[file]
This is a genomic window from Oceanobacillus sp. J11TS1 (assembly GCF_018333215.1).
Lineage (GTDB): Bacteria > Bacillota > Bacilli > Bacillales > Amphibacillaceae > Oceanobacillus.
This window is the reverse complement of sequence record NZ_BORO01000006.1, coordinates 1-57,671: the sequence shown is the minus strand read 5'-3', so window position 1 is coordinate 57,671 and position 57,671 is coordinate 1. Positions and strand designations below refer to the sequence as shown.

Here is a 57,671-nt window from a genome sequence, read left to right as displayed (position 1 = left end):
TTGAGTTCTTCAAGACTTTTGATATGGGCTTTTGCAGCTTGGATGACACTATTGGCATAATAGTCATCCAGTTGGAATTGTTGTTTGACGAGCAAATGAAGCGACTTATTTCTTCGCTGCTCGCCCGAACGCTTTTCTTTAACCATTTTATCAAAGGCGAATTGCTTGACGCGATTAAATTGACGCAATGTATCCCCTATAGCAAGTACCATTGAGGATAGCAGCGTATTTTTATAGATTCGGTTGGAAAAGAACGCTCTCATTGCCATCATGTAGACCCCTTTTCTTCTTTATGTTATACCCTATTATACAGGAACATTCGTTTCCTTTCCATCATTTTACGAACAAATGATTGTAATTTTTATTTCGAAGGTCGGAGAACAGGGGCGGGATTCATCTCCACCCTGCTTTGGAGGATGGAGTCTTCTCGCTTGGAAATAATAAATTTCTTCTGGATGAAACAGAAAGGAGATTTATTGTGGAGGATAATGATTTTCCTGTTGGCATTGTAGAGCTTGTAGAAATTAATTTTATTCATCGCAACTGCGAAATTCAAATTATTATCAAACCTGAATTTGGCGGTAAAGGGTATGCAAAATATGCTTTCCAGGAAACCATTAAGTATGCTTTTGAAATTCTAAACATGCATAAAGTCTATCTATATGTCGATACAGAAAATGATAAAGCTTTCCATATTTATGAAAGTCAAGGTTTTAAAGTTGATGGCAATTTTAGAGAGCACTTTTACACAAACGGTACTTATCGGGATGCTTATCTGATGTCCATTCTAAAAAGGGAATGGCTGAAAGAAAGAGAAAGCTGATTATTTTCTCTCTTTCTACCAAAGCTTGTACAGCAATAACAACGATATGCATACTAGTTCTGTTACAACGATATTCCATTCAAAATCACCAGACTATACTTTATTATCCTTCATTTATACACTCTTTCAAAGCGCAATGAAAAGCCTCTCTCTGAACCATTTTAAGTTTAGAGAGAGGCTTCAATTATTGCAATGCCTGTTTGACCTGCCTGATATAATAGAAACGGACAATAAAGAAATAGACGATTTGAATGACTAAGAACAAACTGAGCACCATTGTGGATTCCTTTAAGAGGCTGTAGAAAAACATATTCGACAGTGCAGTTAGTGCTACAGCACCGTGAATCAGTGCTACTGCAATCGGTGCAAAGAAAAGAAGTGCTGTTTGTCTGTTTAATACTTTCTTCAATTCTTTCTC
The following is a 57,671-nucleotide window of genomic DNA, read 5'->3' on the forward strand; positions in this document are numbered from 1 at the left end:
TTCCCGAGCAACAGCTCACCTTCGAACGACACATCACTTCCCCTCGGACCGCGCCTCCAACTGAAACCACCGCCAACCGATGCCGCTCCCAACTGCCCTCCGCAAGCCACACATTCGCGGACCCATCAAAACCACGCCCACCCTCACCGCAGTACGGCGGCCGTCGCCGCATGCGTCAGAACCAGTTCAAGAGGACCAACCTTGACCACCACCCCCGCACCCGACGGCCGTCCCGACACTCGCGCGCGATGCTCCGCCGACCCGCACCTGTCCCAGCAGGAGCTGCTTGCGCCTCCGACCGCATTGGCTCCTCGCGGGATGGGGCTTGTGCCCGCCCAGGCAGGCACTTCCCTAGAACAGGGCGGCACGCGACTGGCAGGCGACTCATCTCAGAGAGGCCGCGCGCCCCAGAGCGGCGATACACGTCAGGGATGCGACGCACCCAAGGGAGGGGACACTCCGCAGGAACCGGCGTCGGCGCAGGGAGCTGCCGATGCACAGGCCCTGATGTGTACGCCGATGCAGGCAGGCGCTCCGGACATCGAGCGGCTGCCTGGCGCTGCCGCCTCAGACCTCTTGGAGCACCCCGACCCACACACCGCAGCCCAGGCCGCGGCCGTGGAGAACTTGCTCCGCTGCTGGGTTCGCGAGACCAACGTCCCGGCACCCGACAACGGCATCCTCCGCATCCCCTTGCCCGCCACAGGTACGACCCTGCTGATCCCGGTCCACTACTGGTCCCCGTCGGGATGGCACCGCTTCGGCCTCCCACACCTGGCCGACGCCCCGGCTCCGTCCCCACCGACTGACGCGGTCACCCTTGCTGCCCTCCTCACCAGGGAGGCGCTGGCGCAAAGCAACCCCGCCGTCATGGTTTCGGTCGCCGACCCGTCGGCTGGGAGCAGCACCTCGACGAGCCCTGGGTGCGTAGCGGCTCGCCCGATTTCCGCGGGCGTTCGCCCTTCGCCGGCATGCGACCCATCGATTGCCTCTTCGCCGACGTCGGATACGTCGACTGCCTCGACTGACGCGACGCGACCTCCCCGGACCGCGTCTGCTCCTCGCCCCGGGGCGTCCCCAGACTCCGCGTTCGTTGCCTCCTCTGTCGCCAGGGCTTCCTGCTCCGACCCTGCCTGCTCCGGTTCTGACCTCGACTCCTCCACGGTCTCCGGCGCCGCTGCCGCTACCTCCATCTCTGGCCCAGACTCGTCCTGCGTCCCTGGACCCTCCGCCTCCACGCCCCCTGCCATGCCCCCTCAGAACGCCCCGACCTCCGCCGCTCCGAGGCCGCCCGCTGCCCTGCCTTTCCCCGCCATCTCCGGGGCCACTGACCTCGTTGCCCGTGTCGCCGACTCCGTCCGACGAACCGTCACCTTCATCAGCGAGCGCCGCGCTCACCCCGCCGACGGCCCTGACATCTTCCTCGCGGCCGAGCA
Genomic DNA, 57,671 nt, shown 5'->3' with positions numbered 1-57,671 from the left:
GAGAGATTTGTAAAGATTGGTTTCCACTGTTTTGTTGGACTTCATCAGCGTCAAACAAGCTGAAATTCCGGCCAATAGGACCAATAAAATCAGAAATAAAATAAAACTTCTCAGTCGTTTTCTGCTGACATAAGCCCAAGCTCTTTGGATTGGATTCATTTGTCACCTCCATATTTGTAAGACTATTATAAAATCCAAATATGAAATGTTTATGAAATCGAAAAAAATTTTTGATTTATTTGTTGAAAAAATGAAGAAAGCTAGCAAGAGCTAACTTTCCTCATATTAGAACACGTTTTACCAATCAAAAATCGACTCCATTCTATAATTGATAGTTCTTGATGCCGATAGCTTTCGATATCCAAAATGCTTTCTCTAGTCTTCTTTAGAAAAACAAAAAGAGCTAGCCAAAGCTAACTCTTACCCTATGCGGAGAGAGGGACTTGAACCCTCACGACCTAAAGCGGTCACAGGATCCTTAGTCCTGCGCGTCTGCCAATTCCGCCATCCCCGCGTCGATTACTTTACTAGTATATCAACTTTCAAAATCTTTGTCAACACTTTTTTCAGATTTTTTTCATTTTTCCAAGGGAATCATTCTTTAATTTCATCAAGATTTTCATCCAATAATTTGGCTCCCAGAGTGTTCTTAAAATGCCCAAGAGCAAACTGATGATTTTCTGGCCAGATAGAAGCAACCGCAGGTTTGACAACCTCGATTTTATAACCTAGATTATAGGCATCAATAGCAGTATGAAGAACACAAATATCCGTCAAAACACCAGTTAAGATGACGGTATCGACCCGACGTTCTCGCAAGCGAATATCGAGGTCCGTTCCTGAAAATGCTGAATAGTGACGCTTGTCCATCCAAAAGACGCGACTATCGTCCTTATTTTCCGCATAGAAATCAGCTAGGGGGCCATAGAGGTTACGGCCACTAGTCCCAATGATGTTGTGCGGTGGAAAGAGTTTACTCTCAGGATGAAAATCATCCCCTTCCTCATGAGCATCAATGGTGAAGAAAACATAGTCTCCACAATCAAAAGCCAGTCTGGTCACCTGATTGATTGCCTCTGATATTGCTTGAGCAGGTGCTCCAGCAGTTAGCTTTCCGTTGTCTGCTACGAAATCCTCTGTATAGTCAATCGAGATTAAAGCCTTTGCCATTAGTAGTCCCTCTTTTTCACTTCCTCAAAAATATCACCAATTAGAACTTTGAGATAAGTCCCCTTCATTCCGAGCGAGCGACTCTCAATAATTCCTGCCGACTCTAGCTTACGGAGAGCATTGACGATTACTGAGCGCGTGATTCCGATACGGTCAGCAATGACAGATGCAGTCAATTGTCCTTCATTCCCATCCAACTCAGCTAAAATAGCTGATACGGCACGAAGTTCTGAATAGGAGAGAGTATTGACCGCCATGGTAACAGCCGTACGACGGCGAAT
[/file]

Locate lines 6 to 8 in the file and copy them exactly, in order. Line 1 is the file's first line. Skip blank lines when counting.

The following is a 57,671-nucleotide window of genomic DNA, read 5'->3' on the forward strand; positions in this document are numbered from 1 at the left end:
TTCCCGAGCAACAGCTCACCTTCGAACGACACATCACTTCCCCTCGGACCGCGCCTCCAACTGAAACCACCGCCAACCGATGCCGCTCCCAACTGCCCTCCGCAAGCCACACATTCGCGGACCCATCAAAACCACGCCCACCCTCACCGCAGTACGGCGGCCGTCGCCGCATGCGTCAGAACCAGTTCAAGAGGACCAACCTTGACCACCACCCCCGCACCCGACGGCCGTCCCGACACTCGCGCGCGATGCTCCGCCGACCCGCACCTGTCCCAGCAGGAGCTGCTTGCGCCTCCGACCGCATTGGCTCCTCGCGGGATGGGGCTTGTGCCCGCCCAGGCAGGCACTTCCCTAGAACAGGGCGGCACGCGACTGGCAGGCGACTCATCTCAGAGAGGCCGCGCGCCCCAGAGCGGCGATACACGTCAGGGATGCGACGCACCCAAGGGAGGGGACACTCCGCAGGAACCGGCGTCGGCGCAGGGAGCTGCCGATGCACAGGCCCTGATGTGTACGCCGATGCAGGCAGGCGCTCCGGACATCGAGCGGCTGCCTGGCGCTGCCGCCTCAGACCTCTTGGAGCACCCCGACCCACACACCGCAGCCCAGGCCGCGGCCGTGGAGAACTTGCTCCGCTGCTGGGTTCGCGAGACCAACGTCCCGGCACCCGACAACGGCATCCTCCGCATCCCCTTGCCCGCCACAGGTACGACCCTGCTGATCCCGGTCCACTACTGGTCCCCGTCGGGATGGCACCGCTTCGGCCTCCCACACCTGGCCGACGCCCCGGCTCCGTCCCCACCGACTGACGCGGTCACCCTTGCTGCCCTCCTCACCAGGGAGGCGCTGGCGCAAAGCAACCCCGCCGTCATGGTTTCGGTCGCCGACCCGTCGGCTGGGAGCAGCACCTCGACGAGCCCTGGGTGCGTAGCGGCTCGCCCGATTTCCGCGGGCGTTCGCCCTTCGCCGGCATGCGACCCATCGATTGCCTCTTCGCCGACGTCGGATACGTCGACTGCCTCGACTGACGCGACGCGACCTCCCCGGACCGCGTCTGCTCCTCGCCCCGGGGCGTCCCCAGACTCCGCGTTCGTTGCCTCCTCTGTCGCCAGGGCTTCCTGCTCCGACCCTGCCTGCTCCGGTTCTGACCTCGACTCCTCCACGGTCTCCGGCGCCGCTGCCGCTACCTCCATCTCTGGCCCAGACTCGTCCTGCGTCCCTGGACCCTCCGCCTCCACGCCCCCTGCCATGCCCCCTCAGAACGCCCCGACCTCCGCCGCTCCGAGGCCGCCCGCTGCCCTGCCTTTCCCCGCCATCTCCGGGGCCACTGACCTCGTTGCCCGTGTCGCCGACTCCGTCCGACGAACCGTCACCTTCATCAGCGAGCGCCGCGCTCACCCCGCCGACGGCCCTGACATCTTCCTCGCGGCCGAGCA
Genomic DNA, 57,671 nt, shown 5'->3' with positions numbered 1-57,671 from the left: